Un­manned and Ready

Un­manned ve­hi­cles have al­ready proven their use in the

India Strategic - - CONTENTS - By Chris­tian Do­herty

THE NAME Scott Swan­son may not be well known to many peo­ple, but he has a notable place in his­tory. Back in 2001, just weeks af­ter the at­tacks of Septem­ber 11, Swan­son – then a pi­lot in the US Air Force – found him­self part of the top se­cret Preda­tor mis­sion team, pi­lot­ing a drone over Kan­da­har some 6,900 miles away. Swan­son’s tar­get was a pickup truck parked out­side a com­pound thought to be hid­ing Mul­lah Omar, the supreme com­man­der of the Tal­iban. The mis­sile missed Omar, but Swan­son’s place in his­tory was con­firmed: it was the first time a US drone had fired a weapon in com­bat.

In the 15 years since, drones – or un­manned ve­hi­cles (UVs) as they are known – have grad­u­ated from bleed­ing edge mil­i­tary hard­ware to the shelves of elec­tronic stores across the world. You can now buy a ba­sic drone for civil­ian use in many coun­tries for around $99, while the use of un­manned ve­hi­cles con­tin­ues to grow in the mil­i­tary. Be­tween 2010 and 2014, the US Air Force trained more UAV pi­lots than F-16 pi­lots.

For Thomas Rey­del­let, strate­gic stud­ies and prospec­tive direc­tor at Thales, these ve­hi­cles are now cen­tral not only to mil­i­tary op­er­a­tions across the world, but also to a grow­ing num­ber of civil uses. Minia­tur­i­sa­tion of sen­sors, as well as

ma­jor ad­vances in soft­ware and hard­ware has al­lowed UVs to de­velop into far more than re­mote con­trolled fly­ing ob­jects. How­ever, for this progress to con­tinue, fu­ture UVs need to be more au­ton­o­mous, ag­ile, mo­bile and in­ter­con­nected with other as­sets and plat­forms, in or­der to take their place in the mil­i­tary op­er­a­tional loop and live up to their po­ten­tial.

“They need longer en­durance if they’re go­ing to be used in the field in the long term,” Rey­del­let ex­plains. “They need to be rugged and dis­creet, with ro­bust com­mu­ni­ca­tion ca­pac­i­ties to con­nect with other mil­i­tary as­sets,” he ex­plains. “To con­tinue to be ac­cepted by mil­i­tary forces, they need to de­liver a mea­sur­able op­er­a­tional ben­e­fit com­pared with the use of tra­di­tional sys­tems alone.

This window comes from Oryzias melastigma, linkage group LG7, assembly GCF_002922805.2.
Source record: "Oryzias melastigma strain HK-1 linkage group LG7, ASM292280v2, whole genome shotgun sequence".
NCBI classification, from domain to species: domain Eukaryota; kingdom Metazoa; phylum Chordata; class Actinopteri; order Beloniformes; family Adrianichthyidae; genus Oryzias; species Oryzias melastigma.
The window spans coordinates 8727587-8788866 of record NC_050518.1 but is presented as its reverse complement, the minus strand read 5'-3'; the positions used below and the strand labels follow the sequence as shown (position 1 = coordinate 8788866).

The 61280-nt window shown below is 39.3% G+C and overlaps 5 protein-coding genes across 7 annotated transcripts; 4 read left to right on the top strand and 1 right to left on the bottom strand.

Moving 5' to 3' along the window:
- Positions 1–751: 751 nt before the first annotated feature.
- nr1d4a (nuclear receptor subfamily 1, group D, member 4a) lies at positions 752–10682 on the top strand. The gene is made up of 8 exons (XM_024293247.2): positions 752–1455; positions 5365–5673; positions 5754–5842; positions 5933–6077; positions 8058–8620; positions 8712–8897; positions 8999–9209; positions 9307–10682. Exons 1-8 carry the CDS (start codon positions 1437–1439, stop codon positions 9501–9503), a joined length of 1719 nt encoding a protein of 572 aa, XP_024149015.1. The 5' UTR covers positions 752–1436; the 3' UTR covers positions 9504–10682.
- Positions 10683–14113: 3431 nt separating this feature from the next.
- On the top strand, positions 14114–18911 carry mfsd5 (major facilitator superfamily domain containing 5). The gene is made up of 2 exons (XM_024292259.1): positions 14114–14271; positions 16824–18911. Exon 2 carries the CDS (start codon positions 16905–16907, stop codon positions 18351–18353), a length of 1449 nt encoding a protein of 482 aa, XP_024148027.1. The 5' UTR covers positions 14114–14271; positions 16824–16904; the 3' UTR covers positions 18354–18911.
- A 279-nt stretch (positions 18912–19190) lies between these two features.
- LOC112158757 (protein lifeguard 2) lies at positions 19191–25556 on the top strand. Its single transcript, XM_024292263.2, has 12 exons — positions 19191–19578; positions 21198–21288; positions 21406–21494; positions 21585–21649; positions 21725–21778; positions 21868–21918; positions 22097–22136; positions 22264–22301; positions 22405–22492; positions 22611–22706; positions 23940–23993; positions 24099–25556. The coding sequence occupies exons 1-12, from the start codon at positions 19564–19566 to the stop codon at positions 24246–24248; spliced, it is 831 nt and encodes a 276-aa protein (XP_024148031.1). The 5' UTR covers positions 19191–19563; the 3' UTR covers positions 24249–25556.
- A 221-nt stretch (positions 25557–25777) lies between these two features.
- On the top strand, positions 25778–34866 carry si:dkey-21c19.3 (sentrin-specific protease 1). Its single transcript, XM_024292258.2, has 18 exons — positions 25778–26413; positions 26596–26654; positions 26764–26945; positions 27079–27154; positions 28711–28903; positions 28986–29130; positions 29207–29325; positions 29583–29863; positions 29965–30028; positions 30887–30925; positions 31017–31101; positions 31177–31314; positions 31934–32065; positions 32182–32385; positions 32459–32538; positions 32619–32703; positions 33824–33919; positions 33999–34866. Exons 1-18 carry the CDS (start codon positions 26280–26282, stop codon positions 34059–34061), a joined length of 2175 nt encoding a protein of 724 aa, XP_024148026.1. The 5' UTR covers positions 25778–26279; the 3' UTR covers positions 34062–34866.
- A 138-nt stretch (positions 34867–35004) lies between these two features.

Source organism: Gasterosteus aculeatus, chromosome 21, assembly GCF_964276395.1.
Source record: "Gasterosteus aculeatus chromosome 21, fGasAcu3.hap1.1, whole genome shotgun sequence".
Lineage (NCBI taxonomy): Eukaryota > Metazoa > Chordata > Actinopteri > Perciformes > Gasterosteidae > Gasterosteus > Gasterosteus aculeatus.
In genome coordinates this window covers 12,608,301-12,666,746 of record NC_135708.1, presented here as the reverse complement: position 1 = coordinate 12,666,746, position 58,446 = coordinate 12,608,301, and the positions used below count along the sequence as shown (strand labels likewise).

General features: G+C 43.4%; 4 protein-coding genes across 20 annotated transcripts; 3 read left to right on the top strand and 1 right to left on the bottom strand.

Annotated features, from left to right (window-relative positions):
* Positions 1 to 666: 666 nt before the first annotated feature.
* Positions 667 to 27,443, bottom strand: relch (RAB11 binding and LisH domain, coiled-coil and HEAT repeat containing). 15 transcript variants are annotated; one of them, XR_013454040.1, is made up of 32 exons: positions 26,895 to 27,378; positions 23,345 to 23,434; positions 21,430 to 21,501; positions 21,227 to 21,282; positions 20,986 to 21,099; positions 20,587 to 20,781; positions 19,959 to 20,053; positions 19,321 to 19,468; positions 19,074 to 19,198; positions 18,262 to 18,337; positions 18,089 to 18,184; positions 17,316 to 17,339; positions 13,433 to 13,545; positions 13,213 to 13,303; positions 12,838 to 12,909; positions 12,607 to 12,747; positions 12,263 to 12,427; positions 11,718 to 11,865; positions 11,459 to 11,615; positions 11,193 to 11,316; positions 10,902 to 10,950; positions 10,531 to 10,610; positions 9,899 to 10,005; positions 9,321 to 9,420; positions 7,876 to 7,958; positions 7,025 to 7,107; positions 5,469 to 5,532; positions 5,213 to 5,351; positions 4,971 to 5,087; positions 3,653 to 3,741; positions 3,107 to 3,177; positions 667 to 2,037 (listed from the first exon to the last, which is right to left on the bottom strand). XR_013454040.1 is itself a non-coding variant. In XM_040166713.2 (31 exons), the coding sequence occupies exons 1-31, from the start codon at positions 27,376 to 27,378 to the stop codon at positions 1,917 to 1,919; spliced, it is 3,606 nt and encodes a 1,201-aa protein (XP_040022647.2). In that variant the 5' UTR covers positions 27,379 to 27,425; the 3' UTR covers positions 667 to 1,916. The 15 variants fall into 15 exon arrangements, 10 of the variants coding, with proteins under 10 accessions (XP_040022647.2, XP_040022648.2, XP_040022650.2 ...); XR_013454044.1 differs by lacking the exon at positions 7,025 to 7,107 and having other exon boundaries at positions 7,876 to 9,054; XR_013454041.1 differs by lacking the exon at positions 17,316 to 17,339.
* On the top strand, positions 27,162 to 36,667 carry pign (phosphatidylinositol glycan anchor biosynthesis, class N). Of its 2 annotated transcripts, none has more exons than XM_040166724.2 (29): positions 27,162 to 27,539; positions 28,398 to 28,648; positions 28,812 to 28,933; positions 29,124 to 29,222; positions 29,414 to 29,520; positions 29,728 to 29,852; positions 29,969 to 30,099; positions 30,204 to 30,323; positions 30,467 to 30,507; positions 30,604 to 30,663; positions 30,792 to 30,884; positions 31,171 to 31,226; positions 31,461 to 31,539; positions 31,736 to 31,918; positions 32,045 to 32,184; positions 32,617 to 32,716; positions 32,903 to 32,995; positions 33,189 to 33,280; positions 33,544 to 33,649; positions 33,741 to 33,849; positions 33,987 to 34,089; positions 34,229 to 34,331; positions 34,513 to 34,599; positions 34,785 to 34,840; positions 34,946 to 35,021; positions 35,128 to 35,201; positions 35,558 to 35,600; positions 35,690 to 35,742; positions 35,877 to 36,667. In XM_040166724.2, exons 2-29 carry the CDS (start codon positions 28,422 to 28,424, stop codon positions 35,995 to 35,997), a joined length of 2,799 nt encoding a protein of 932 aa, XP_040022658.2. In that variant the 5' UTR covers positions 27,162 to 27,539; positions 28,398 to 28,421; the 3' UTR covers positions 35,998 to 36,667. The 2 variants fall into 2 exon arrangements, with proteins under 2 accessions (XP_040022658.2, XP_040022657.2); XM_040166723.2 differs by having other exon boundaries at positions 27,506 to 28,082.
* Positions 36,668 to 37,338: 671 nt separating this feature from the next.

“Con­versely, un­manned sys­tems have a huge num­ber of po­ten­tial mis­sions – de­liv­er­ing weapons/com­bat, re­con­nais­sance, lo­gis­tics, sur­veil­lance, tar­get­ing, com­mu­ni­ca­tion re­lay, etc – but tech­nol­ogy, from ar­ti­fi­cial in­tel­li­gence to al­go­rithms, is still an ob­sta­cle to achiev­ing the per­for­mance lev­els re­quired. Progress is be­ing made and you can eas­ily imag­ine teams of UVs work­ing in tan­dem – and some man­u­fac­tur­ers and en­gi­neers are al­ready work­ing on it.”

No lim­its

While mil­i­tary plan­ners are work­ing on in­te­grat­ing a greater range of so­phis­ti­cated UVs into their sys­tems, civil au­thor­i­ties are in­creas­ingly wak­ing up to the pos­si­bil­i­ties that UVs can pro­vide. This in­clude ev­ery­thing from de­liv­er­ing medicines to mon­i­tor­ing weather, pro­vid­ing traf­fic up­dates and sur­vey­ing dis­as­ter zones, to clear­ing mines, mon­i­tor­ing ship­ping lanes or mon­i­tor crowds for any crim­i­nal ac­tiv­ity.

And it’s not only fly­ing UVs: un­manned sur­face ve­hi­cles (USVs), ground ve­hi­cles (UGVs) and un­der­wa­ter ve­hi­cles (UUVs) are all de­vel­op­ing at a rapid rate both within the mil­i­tary and be­yond. “For ex­am­ple, last Jan­uary, armed Rus­sian UGV units were op­er­at­ing in Syria,” says Rey­del­let. And as the tech­nol­ogy evolves, the mar­ket­ing po­ten­tial is also grow­ing: the global mil­i­tary UGV mar­ket gen­er­ated rev­enues of $412.5 mil­lion in 2015, in­clud­ing ex­plo­sive ord­nance dis­posal; in­tel­li­gence, sur­veil­lance and re­con­nais­sance; lo­gis­tics and sup­ply; and bor­der pa­trol.